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‘The Aeronauts is about hope and feeling that anything is possible’

Eddie Redmayne and Felicity Jones reunite to play daredevil balloonists in The Aeronauts. But whilst there’s plenty of action in the heart-racing adventure story, its just as much a tale about optimism in tricky times, the duo tell Gemma Dunn

Flying high: Eddie Redmayne and Felicity Jones in The Aeronauts
Flying high: Eddie Redmayne and Felicity Jones in The Aeronauts

By Gemma Dunn

It's been nearly five years since The Theory Of Everything co-stars Eddie Redmayne and Felicity Jones appeared on screen together - and now they're teaming up once again for biographical adventure, The Aeronauts.

The epic - directed by Tom Harper and co-written by Harper and Jack Thorne - tells the tale of two high-flying balloonists, pioneering meteorologist James Glaisher and daredevil pilot Amelia Wren, united in a record-breaking voyage in Victorian England.

And nothing says 'reunion' quite like filming 70% of your scenes in a confined basket, reveals the British duo.

"It's just been fantastic, hasn't it?" begins Jones (36) looking to Redmayne. "We built up so much trust from doing The Theory Of Everything, that it felt like we hit the ground running.

"We were in a really tiny space for really long periods of time, so it was good to be working with someone who you really respect and admire."

"We didn't know each other that well when we did Theory - and then we became very close making that film," follows Redmayne.

"It really didn't feel like going to work for me, but it may have been different for her!"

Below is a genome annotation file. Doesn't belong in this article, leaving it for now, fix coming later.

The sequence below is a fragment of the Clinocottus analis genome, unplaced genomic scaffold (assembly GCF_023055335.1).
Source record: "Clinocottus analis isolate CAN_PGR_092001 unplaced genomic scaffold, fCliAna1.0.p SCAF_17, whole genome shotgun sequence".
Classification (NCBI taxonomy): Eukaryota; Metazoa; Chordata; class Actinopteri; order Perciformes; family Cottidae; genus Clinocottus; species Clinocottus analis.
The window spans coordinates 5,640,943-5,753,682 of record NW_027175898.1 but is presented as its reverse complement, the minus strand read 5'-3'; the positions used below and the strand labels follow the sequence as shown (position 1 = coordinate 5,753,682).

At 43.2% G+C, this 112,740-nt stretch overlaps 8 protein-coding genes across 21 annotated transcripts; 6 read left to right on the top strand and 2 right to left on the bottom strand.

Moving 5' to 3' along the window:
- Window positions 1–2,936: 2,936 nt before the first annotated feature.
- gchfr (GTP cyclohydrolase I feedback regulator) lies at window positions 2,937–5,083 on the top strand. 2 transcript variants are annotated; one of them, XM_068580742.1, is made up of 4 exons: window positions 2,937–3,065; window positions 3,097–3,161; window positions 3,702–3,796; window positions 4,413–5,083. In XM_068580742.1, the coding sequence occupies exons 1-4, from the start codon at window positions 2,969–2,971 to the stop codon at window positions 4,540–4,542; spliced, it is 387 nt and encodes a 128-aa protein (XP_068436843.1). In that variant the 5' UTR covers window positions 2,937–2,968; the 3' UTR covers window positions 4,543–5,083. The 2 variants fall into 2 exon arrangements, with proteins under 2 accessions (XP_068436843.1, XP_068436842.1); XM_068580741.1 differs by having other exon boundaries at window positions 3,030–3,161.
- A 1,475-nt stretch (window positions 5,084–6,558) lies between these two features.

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"Eddie and I are like boxers," Jones compares.

"We were so happy to be back in the ring together; we really push each other, constantly trying different things, not stopping until we've got something we're both happy with.

"It was great coming back to work with someone with such a familiar working method."

Redmayne (37) agrees: "It's so rare that you get to push an actor in different directions and have the comfort of having great love and admiration for them.

"We have needed our mutual trust of one another to really push each other, and my God, we have needed it!" he admits, with a smile. "This film was nothing if not intimate and intense. Poor Felicity! It has literally been like having to live with me in a tiny basket for many months!"

Set in 1862, the balloonists' mission - and they certainly choose to accept it - is to advance human knowledge of the weather and fly higher than anyone in history.

Eddie Redmayne and Felicity Jones together
Eddie Redmayne and Felicity Jones together

But it's not all plain 'sailing' - for while attempting to further scientific discovery, the pair face physical and emotional challenges in the thin air, as their ascent soon becomes a fight for survival.

Suffice to say if you don't like heights, you'll be watching through your fingers.

For after building a fully functioning replica of a 19th-century gas balloon (the filmmakers reached out to renowned aeronautical engineer and pilot Per Lindstrand), thoughts turned to taking flight. For real.

"The thought was, the more we can do it for real, the more realistic it feels," reasons Harper, who from the outset wanted the experience to put the audience inside the basket.